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Originally Posted by edcho View Post
You would think they would simply create a help program (or use windows help) that has easier search features, indexing abilities, clickable GUI. I think I could program that in a day!
And the next time they need to centrally change a policy and deploy that updated information to every station how long would it take?

Sometimes there is a reason things are maintained in a centralized system.
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Old Jun 6, 12, 11:23 pm
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Originally Posted by sbm12 View Post
And the next time they need to centrally change a policy and deploy that updated information to every station how long would it take?

Sometimes there is a reason things are maintained in a centralized system.
Honestly? You think centralization of system data is a valid excuse post-2000 to not have a graphical front-end and search mechanism for simple policy look-ups? That's like implying the web is useless because you couldn't update everything in one place (which it's not, and you can, obviously) and we should have all stuck with gopher.

Speaking of the web, I see a web browser, why aren't the system policies maintained on a centralized web server and easily accessible and searchable via an advanced technology called "web browsing"? I realize that could take a month or two of design, test and roll out, but how long has the archaic, apparently "more centrally manageable" system been in place? We're not talking about booking flights or running the airline here, just looking up policies. The screenshot shown is clearly a connection-oriented protocol, so relying on connectivity for access to information is not a hindrance to a multitude of modern, simple interfaces that display something as advanced and complex as simple text.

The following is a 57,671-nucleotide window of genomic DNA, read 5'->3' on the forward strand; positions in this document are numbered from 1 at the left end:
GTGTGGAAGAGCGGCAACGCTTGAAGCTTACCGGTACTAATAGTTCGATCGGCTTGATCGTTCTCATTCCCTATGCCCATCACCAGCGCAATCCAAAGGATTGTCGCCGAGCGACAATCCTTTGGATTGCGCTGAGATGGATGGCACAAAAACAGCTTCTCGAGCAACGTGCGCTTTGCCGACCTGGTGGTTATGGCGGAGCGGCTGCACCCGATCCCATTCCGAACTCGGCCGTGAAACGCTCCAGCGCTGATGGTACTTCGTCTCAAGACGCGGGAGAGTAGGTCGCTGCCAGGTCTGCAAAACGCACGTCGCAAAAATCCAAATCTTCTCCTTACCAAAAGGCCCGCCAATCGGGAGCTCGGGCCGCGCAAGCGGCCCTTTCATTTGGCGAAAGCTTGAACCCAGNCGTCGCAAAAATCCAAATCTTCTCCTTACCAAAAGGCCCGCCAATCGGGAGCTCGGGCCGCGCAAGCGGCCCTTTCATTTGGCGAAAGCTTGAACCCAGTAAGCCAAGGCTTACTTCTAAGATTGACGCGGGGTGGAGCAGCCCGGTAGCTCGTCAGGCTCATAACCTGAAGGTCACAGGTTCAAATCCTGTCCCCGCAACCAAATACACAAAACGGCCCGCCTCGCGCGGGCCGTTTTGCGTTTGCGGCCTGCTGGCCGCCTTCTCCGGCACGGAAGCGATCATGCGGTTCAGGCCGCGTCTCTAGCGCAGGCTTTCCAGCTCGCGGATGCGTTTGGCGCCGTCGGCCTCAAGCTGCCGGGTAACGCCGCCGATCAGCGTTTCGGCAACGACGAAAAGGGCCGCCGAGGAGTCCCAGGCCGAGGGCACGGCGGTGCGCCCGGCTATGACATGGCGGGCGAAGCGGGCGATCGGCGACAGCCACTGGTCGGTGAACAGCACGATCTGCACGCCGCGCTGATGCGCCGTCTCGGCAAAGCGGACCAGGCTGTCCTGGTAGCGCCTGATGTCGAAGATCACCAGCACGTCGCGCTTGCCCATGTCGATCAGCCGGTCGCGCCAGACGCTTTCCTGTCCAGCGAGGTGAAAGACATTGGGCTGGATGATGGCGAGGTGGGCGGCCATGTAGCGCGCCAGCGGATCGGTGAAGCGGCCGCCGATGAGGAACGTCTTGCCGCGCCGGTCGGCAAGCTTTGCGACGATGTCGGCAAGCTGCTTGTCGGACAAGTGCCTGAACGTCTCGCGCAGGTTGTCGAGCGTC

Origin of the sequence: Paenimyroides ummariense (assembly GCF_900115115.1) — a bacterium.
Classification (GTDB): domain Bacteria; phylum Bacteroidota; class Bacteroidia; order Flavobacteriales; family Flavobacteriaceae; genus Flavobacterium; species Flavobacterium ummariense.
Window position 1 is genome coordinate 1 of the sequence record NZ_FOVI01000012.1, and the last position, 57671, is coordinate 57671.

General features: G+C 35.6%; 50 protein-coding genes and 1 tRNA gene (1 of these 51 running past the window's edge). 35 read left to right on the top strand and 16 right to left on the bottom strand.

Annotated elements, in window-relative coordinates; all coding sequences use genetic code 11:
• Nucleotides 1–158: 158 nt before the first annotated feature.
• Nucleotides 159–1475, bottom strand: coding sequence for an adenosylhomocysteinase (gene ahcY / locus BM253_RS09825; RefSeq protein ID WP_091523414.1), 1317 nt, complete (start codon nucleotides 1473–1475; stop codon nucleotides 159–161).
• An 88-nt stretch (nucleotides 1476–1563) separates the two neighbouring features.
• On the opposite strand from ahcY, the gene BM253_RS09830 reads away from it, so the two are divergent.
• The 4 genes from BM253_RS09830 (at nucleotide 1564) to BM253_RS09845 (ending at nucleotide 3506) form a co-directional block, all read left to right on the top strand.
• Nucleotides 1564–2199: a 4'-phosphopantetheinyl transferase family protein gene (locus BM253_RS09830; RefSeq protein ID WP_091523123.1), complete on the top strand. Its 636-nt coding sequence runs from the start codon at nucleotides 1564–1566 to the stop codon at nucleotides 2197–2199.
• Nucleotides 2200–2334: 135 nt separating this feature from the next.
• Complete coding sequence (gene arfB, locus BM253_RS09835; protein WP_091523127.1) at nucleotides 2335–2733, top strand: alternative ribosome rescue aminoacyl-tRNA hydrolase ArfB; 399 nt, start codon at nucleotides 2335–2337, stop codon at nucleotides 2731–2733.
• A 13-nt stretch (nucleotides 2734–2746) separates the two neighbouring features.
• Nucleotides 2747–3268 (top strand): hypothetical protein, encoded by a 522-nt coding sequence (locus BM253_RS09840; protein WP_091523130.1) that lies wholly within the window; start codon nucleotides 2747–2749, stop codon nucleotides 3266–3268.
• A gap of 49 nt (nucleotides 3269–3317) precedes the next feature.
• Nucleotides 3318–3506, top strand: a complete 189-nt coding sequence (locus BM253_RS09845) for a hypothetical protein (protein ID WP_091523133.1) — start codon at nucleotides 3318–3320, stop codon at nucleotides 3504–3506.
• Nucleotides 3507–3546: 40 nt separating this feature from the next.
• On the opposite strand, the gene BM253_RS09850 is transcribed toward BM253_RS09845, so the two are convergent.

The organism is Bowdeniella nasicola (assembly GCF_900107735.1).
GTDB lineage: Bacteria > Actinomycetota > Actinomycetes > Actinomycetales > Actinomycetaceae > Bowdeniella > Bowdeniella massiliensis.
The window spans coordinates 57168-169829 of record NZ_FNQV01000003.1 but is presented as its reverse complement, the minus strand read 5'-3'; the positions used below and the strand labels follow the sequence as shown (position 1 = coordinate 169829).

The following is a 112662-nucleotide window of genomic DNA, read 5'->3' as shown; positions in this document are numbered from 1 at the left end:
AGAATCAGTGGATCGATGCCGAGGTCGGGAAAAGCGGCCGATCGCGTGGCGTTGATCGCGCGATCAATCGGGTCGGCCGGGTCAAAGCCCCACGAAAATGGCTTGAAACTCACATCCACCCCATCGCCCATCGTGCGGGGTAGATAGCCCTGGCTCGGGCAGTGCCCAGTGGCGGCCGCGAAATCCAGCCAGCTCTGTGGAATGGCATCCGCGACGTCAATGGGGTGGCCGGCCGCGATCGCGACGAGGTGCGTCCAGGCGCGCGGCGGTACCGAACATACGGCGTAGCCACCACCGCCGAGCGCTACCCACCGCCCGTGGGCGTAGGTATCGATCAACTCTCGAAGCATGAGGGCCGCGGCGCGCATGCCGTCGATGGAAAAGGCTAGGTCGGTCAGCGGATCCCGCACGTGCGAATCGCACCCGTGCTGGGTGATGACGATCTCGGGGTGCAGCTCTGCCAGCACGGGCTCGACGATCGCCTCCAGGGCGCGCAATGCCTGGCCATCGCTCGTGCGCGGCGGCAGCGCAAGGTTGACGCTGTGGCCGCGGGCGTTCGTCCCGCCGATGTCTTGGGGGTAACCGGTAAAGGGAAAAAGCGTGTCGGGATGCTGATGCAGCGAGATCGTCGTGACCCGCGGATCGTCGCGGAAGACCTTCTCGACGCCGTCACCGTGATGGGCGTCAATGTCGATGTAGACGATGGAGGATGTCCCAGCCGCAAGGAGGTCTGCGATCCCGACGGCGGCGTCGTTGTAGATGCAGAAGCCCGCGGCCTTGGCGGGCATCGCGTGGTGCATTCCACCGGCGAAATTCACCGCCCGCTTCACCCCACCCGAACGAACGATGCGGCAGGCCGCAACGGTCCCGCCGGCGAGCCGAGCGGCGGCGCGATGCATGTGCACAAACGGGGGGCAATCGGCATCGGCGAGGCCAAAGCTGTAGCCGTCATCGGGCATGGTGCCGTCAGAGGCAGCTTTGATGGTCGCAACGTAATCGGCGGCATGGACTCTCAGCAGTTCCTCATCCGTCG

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Old Jun 6, 12, 11:25 pm
  #6  
 
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Originally Posted by sbm12 View Post
And the next time they need to centrally change a policy and deploy that updated information to every station how long would it take?

Sometimes there is a reason things are maintained in a centralized system.
Well the information can be hosted and synched. That's not an issue at all.
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Old Jun 6, 12, 11:26 pm
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And what really is the point of this? I have had no issues with this but I am at IAH (still consider CO) and agents gives me pass w/o issues. Maybe some where else might be an issue...
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Old Jun 7, 12, 12:33 am
  #8  
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Originally Posted by BillBauman View Post
Honestly? You think centralization of system data is a valid excuse post-2000 to not have a graphical front-end and search mechanism for simple policy look-ups?
No. I think that's a good reason to not use the Windows Help format.

But thanks for not actually reading what I wrote in context.

In fact, I explicitly stated that there is a reason to keep the information centralized. That's all. How it is presented wasn't at all part of my comment.
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Old Jun 7, 12, 12:57 am
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Originally Posted by sbm12 View Post
No. I think that's a good reason to not use the Windows Help format.